Before Jeremy Lin was the starting point guard for the New York Knicks, back-to-back Sports Illustrated cover person, and all-around national sports phenomenon, he was an economics major and basketball player at another Cambridge university, Harvard.
While the MIT-Harvard rivalry is more academic than athletic, the two schools occasionally meet on the playing field. One instance was December 28, 2009, when the Engineers took on the Lin-led Crimson in the first regular season MIT-Harvard meeting since 1985. The Division III Engineers went into the game confident and undefeated (11-0), with the Division I Harvard team coming off tough losses to Georgetown and Connecticut.
“There was a lot of hype going into it, and we were real pumped for the game,” says Engineers guard Billy Bender ’12. “I was even more pumped when I found out that I’d be guarding (Lin).”
The game was close to start, but Harvard pulled away before halftime en route to an 88-61 win. With 1,564 fans on hand at Harvard’s Lavietes Pavilion, Lin led all scorers with 18 points and added four assists, three blocks, and three steals in 26 minutes.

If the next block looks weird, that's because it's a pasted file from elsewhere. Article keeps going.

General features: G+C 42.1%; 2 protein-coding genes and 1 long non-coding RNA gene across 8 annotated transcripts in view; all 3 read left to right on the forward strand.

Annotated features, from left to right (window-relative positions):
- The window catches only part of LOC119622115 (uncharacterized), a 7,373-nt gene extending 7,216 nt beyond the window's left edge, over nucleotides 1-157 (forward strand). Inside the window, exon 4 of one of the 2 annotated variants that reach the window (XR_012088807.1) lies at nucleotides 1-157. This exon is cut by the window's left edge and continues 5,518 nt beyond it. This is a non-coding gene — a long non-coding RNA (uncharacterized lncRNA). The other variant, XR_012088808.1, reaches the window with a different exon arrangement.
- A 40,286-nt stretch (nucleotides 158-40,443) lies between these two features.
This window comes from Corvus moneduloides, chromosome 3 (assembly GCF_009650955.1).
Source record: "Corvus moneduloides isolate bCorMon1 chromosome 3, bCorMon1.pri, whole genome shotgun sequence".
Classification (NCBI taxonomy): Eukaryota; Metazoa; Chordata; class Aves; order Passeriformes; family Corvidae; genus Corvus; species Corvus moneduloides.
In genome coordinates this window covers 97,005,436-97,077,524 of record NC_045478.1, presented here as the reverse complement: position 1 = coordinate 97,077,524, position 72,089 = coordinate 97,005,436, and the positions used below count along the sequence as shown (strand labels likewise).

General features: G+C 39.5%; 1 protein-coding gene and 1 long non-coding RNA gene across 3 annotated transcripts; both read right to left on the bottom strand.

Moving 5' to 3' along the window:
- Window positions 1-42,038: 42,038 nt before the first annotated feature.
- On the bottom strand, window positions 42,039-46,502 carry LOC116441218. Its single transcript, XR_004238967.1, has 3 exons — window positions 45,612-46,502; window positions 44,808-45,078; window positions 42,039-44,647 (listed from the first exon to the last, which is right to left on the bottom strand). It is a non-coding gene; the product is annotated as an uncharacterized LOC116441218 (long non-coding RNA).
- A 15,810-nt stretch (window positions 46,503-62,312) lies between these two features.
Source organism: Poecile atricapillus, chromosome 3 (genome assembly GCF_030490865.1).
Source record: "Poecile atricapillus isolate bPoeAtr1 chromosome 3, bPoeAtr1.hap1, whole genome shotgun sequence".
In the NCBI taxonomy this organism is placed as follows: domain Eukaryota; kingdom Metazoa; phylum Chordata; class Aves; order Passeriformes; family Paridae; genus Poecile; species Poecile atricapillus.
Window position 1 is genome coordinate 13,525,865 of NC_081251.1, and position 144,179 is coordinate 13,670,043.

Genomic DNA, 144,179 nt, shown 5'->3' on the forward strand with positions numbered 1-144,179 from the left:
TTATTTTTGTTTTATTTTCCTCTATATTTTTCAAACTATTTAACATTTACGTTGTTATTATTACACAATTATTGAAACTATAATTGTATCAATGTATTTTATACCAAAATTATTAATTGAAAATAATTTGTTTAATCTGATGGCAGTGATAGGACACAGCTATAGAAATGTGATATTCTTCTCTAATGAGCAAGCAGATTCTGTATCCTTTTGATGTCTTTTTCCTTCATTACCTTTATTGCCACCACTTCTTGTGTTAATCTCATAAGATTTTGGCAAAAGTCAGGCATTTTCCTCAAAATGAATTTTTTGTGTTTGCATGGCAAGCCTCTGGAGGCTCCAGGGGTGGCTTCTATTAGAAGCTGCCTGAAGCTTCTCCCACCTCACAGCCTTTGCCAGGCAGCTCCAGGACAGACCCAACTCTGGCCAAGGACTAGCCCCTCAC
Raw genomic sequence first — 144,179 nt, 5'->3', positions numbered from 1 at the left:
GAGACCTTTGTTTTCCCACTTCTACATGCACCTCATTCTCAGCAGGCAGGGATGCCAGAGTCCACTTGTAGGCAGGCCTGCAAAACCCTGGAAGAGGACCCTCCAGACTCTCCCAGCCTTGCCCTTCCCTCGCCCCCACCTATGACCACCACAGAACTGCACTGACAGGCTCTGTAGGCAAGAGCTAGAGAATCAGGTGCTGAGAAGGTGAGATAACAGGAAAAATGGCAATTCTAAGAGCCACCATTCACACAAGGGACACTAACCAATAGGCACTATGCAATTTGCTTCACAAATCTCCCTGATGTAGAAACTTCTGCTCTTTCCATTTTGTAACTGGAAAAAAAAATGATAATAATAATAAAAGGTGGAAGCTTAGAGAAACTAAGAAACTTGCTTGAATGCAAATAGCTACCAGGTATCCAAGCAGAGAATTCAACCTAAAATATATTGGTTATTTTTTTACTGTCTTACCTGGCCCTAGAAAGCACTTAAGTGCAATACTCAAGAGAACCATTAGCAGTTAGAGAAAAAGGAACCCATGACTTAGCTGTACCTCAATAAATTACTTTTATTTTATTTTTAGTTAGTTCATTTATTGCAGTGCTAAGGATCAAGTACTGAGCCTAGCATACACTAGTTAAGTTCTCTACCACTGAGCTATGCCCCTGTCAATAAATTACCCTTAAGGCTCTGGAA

“He was a really smart player, very efficient,” says Bender, who had nine points and seven rebounds. “I had to be aware of where he was on the court at all times. But even though he scored 18 points, it wasn’t 38 points, like he scored against the Lakers (on February 10).”
The Lin-MIT connection has another interesting anecdote, according to a guest blog post on ESPN.com by former Engineer associate head coach Oliver Eslinger, which conjures up the ultimate what-if scenario for Tech hoops fans:
From ESPN’s TrueHoop blog:
“I admit that I’m not as surprised as many others. I also admit that I’m a bit biased because, one, I love watching smart kids succeed in basketball and, two, I tried recruiting Lin to my former division III school in the northeast, MIT.”
In fact, the 2009-2010 season would be Harvard’s best to date and helped position Lin to land with the NBA’s Golden State Warriors after graduation. He bounced from Oakland to the Chinese Basketball Association’s Dongguan Leopards, the minor league Erie BayHawks, and the Houston Rockets before joining the Knicks, where the Linsanity phenomenon took off earlier this month.
“Did I see him playing like an All Star in the NBA? No way,” says Bender, whose Engineers host the NEWMAC championship tournament this weekend. “But the more success he has, my story of that game gets better and better.”
Will Lin’s–and Harvard’s–success open the NBA door for its Cambridge neighbor? Knicks head coach Mike D’Antoni thinks so, in a tongue-in-cheek comment he made during a recent game: